Peer-to-peer logistics platforms coordinate independent drivers to fulfill requests for last mile delivery and ridesharing. To balance demand-side performance with driver autonomy, a new methodology is created to provide drivers with a small but personalized menu of requests to choose from. This creates a Stackelberg game, in which the platform leads by deciding what menu of requests to send to drivers, and the drivers follow by selecting which request(s) they are willing to fulfill from their received menus. Menu creation is complex as the platform has limited knowledge of drivers' request preferences. Exploiting the problem structure when drivers signal willingness to participate, we reformulate our problem as an equivalent single-level Mixed Integer Linear Program (MILP) and apply the Sample Average Approximation (SAA) method. Computational tests recommend a training sample size for inputted SAA scenarios and a test sample size for completing performance analysis. Our stochastic optimization approach performs better than current approaches, as well as deterministic optimization alternatives. A simplified formulation ignoring 'unhappy drivers' who accept requests but are not matched is shown to produce similar objective values with a fraction of the runtime. A ridesharing case study of the Chicago Regional Transportation network illustrates the proposed methods can achieve high demand performance as long as the drivers are well compensated (e.g., even when drivers are allowed to reject requests, an average of 91.9% requests are fulfilled when 80% of the fare goes to drivers; this drops to 54% when only 40% of the fare goes to drivers). Thus, neither the platform nor the drivers benefit from low driver compensation due to its resulting low driver participation and thus low request fulfillment. Instead, compensating driver 60% or 70% is most profitable to the platform, while compensating 80% or 90% has the highest quality of service. Finally, a maximum menu size of 5 is recommended as it produces good quality platform solutions without requiring much driver selection time.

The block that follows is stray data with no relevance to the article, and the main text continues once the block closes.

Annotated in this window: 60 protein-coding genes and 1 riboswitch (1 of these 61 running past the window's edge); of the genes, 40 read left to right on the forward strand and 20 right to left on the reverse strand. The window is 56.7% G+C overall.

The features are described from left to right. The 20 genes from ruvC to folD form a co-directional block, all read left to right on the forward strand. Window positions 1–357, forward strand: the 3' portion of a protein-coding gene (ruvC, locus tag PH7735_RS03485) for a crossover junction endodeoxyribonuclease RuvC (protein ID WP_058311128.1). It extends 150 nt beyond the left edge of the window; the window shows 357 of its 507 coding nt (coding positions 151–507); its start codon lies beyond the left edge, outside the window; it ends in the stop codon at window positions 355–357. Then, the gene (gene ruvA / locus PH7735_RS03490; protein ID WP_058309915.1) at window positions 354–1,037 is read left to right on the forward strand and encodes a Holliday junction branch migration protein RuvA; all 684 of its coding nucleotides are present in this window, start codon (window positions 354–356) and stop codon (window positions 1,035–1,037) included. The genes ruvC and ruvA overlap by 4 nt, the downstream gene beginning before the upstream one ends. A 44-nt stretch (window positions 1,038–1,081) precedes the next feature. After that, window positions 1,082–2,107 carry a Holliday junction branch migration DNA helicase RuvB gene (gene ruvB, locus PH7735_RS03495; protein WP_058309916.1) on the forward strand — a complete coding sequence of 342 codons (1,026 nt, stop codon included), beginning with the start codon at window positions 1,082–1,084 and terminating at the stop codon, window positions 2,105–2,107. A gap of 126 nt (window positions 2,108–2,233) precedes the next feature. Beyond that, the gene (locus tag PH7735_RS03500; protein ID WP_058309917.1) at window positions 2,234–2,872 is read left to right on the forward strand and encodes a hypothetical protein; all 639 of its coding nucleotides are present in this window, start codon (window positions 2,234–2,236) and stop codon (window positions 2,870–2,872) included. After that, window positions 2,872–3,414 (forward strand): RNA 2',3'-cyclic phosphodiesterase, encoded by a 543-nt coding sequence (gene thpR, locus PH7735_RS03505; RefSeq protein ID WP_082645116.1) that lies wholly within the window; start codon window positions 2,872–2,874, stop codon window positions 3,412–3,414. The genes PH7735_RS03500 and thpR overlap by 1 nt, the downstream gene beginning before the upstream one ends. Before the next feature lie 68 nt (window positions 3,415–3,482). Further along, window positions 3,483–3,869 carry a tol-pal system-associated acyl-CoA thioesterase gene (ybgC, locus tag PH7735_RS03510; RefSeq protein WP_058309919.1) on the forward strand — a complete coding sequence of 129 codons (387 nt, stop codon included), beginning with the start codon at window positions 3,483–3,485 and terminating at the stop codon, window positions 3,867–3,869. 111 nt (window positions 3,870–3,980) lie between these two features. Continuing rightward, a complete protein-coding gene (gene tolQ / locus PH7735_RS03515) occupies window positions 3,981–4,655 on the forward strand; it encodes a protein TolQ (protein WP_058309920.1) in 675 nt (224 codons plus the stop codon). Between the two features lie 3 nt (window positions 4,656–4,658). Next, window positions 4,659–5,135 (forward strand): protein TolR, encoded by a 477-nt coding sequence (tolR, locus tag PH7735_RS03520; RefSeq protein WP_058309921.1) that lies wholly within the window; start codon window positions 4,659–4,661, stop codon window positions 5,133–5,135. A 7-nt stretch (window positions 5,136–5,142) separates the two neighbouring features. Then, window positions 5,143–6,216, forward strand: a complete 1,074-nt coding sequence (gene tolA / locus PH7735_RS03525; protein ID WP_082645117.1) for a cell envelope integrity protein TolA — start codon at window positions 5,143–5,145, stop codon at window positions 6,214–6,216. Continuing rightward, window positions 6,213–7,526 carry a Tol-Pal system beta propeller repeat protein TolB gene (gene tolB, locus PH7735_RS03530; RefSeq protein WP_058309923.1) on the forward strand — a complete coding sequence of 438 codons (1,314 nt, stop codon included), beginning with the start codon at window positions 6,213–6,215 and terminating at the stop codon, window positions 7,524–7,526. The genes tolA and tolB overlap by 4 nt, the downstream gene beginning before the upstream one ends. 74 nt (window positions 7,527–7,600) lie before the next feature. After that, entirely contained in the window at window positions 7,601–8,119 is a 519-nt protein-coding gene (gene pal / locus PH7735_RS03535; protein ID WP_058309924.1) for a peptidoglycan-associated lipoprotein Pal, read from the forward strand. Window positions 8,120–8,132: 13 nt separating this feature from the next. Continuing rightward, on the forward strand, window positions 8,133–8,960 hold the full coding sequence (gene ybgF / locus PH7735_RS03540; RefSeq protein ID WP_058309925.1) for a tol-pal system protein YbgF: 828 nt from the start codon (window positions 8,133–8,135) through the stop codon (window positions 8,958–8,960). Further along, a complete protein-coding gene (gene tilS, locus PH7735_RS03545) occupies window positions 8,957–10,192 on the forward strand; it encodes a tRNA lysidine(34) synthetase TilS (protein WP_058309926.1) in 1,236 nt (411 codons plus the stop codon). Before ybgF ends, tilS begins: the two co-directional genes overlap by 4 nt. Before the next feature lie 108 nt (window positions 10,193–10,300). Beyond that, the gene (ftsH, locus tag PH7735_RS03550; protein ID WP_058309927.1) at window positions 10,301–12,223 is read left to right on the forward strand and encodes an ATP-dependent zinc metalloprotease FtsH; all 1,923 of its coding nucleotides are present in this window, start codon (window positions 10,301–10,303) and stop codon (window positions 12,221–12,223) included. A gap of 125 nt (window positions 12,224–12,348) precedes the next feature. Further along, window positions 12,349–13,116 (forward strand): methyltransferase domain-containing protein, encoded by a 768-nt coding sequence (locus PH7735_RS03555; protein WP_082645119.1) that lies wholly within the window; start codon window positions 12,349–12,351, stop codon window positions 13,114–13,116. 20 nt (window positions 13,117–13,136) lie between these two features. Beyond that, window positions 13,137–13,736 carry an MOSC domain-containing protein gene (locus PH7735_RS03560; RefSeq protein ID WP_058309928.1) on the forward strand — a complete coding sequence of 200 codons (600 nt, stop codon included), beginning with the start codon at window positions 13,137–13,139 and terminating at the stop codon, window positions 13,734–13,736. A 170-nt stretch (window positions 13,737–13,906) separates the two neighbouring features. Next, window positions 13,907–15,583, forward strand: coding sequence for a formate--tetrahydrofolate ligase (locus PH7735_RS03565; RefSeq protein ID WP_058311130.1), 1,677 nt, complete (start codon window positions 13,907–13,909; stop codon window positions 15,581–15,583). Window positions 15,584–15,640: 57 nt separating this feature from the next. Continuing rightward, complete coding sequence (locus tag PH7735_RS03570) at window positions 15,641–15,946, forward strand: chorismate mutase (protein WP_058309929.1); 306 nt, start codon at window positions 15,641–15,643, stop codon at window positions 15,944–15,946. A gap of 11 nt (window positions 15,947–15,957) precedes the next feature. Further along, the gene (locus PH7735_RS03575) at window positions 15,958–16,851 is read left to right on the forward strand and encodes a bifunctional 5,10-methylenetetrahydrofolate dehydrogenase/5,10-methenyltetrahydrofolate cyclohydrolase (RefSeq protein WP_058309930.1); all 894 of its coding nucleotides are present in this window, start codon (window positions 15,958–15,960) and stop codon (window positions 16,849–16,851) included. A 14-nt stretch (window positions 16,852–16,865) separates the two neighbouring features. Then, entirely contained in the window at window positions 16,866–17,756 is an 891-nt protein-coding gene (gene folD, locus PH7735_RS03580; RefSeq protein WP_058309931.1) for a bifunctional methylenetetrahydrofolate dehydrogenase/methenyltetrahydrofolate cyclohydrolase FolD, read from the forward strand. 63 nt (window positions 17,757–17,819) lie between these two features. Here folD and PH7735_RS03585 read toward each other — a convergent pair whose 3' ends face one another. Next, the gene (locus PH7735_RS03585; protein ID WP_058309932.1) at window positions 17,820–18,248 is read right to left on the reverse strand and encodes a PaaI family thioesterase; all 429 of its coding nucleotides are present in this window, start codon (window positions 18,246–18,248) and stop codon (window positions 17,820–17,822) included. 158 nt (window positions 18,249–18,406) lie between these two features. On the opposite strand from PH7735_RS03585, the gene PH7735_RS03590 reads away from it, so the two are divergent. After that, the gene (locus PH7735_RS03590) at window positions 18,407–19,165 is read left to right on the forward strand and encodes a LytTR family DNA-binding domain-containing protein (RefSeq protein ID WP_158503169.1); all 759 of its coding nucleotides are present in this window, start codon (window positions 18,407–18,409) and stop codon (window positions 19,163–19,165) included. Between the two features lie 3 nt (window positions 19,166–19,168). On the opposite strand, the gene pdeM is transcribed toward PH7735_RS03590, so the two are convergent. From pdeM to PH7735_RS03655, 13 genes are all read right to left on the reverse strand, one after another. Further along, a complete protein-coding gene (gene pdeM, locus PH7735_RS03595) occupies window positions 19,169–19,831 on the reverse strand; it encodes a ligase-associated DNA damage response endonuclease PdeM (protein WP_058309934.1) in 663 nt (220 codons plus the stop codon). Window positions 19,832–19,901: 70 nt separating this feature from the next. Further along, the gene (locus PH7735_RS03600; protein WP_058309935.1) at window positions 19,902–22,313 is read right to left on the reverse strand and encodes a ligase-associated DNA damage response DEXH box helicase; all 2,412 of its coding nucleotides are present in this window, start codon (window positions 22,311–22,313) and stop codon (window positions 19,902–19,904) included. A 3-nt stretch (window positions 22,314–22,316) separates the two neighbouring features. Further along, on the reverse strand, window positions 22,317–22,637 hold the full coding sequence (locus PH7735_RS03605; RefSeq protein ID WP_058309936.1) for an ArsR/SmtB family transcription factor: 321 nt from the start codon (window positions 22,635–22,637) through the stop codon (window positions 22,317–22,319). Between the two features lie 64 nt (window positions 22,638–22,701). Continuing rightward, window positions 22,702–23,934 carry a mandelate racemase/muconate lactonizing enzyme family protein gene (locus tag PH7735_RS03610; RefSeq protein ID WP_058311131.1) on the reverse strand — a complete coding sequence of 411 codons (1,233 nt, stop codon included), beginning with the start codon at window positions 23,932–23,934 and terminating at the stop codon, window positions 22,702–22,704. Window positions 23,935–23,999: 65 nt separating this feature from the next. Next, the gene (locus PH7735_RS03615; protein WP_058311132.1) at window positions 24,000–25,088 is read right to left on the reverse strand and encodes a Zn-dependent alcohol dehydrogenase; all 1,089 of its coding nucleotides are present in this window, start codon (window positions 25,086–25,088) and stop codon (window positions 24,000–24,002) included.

Horner, H., Pazour, J., & Mitchell, J. E. (2021). Optimizing driver menus under stochastic selection behavior for ridesharing and crowdsourced delivery. Transportation ResearchPart E: Logistics and Transportation Review. https://doi.org/10.1016/j.tre.2021.102419